Passenger party makes flight dismal
BY Ask Amy
Wednesday, April 04, 2012
4/04/12 at 2:38 AM
Dear Amy: While on a transatlantic flight to the states from Europe recently, passengers across the aisle from us talked loudly and laughed for five of the seven hours of the flight.
Other friends of theirs stood in the aisle and contributed to the "fun," blocking my view of the overhead video.
The raucous laughter and chatter could not be drowned out by my earphones. Reading was impossible.
We will be taking a 15-hour flight soon, and I am already anxious about again being subjected to this thoughtless behavior.
Other than spending $400 for noise abatement earphones, is there a polite way one could approach loud talkers to explain that their voices are driving me to distraction? - Nervous Flier
Dear Nervous: Tolerating something you find intolerable for five hours without even attempting to do something about it doesn't make you a tolerant person - it makes you seem like a doormat.
The way to politely approach people who are bothering you is to imagine how you would like to be approached if the situation were reversed.
You should assume that people are not aware of the imposition they are foisting upon you. This assumption might be incorrect, but it is kind and will help your polite appeal.
You can say, "Excuse me but could you please lower your voices - and do you think you could find a seat so I can see the monitor?"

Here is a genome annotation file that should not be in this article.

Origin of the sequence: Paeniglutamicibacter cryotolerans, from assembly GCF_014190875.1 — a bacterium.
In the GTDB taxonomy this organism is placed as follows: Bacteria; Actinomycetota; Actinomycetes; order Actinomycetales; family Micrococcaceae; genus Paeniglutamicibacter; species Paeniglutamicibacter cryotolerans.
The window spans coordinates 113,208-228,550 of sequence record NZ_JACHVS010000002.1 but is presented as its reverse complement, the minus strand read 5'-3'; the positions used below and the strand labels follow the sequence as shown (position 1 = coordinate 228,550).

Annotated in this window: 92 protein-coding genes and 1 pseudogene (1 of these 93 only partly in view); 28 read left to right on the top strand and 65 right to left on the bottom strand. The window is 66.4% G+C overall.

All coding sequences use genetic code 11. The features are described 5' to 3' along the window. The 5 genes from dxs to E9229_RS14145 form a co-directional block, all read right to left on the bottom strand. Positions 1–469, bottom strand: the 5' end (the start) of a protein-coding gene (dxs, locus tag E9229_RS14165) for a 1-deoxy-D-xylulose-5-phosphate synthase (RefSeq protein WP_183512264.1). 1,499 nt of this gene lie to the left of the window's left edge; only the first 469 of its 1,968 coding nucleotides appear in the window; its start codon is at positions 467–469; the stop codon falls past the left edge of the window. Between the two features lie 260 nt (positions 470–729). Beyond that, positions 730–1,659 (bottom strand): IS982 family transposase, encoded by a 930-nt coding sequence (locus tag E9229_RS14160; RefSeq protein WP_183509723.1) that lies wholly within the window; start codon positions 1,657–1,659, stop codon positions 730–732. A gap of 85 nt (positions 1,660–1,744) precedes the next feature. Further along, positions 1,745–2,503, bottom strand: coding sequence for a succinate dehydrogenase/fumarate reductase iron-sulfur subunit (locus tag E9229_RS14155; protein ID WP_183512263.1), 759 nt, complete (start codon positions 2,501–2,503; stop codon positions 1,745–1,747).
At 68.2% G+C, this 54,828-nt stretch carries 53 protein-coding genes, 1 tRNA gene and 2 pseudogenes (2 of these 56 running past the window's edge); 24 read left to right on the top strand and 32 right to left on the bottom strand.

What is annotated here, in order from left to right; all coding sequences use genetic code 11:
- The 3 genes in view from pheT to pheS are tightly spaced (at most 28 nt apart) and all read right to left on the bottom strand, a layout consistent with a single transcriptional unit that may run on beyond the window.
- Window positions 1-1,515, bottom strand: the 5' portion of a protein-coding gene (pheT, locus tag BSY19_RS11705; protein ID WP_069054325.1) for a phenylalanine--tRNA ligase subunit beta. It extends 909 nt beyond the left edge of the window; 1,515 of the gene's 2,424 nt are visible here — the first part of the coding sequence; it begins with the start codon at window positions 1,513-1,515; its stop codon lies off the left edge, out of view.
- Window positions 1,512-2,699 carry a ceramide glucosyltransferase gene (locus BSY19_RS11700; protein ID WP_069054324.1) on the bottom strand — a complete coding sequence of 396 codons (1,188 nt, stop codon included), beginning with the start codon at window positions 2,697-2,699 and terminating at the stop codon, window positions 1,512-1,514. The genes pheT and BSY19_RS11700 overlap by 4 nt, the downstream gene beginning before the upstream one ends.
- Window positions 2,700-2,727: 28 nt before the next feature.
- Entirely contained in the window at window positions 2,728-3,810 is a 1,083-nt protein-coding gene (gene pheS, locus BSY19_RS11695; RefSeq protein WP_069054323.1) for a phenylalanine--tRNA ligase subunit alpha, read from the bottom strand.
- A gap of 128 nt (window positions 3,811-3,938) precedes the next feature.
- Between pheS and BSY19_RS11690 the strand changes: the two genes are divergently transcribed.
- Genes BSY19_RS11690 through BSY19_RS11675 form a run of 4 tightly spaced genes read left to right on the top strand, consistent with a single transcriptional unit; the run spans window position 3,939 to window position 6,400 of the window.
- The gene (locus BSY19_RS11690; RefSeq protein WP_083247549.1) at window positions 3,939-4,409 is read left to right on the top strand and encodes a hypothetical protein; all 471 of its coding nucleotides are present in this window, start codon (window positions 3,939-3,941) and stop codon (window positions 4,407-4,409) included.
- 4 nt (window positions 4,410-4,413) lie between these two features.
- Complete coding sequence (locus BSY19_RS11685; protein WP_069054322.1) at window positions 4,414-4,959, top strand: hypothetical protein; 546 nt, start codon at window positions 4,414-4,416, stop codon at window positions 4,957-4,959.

The background noise on airplanes sometimes tempts people to speak loudly because they can't actually hear themselves. At least that was my excuse on a recent flight when a fellow passenger asked me and my seatmate to please talk more quietly. We complied and apologized.
Dear Amy: "Stressed Out Bride" worried about inviting a co-worker who is a problem drinker to her wedding.
I faced this, too - only the "problems" were my parents! I solved this by not serving alcohol at my wedding. We all had a great time, and nobody missed the booze in the slightest.
This bride needs to decide what is more important, serving alcohol or inviting her co-worker. Excluding this co-worker could cause her problems well into the future. - Smart Bride
Dear Smart: I understand your choice but don't think that one troublesome co-worker should dictate this couple's plans.
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